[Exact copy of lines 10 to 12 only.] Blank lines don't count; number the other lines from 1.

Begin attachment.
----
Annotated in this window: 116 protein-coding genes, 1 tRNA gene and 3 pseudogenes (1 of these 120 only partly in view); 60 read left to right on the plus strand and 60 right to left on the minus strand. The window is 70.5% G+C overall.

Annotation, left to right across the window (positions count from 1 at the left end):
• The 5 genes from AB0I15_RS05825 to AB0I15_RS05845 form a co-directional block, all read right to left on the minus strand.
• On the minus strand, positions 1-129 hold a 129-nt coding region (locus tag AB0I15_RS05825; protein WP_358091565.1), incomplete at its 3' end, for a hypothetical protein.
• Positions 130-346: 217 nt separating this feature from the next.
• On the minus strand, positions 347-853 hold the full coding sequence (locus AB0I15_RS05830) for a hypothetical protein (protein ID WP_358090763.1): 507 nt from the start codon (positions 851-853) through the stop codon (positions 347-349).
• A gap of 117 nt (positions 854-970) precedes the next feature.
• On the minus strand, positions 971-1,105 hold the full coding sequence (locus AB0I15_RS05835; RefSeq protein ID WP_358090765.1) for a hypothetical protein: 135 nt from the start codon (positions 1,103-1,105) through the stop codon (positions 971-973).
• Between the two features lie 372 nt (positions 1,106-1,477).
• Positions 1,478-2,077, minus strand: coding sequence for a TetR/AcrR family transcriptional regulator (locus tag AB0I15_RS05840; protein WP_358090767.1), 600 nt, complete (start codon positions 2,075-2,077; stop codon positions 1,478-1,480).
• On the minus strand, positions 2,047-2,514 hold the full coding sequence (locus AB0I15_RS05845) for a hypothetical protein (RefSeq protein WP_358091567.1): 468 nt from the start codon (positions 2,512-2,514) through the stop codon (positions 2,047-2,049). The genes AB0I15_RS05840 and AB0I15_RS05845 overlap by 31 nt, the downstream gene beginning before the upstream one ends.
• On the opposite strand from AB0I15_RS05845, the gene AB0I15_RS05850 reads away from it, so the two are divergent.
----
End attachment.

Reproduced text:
• Positions 1,478-2,077, minus strand: coding sequence for a TetR/AcrR family transcriptional regulator (locus tag AB0I15_RS05840; protein WP_358090767.1), 600 nt, complete (start codon positions 2,075-2,077; stop codon positions 1,478-1,480).
• On the minus strand, positions 2,047-2,514 hold the full coding sequence (locus AB0I15_RS05845) for a hypothetical protein (RefSeq protein WP_358091567.1): 468 nt from the start codon (positions 2,512-2,514) through the stop codon (positions 2,047-2,049). The genes AB0I15_RS05840 and AB0I15_RS05845 overlap by 31 nt, the downstream gene beginning before the upstream one ends.
• On the opposite strand from AB0I15_RS05845, the gene AB0I15_RS05850 reads away from it, so the two are divergent.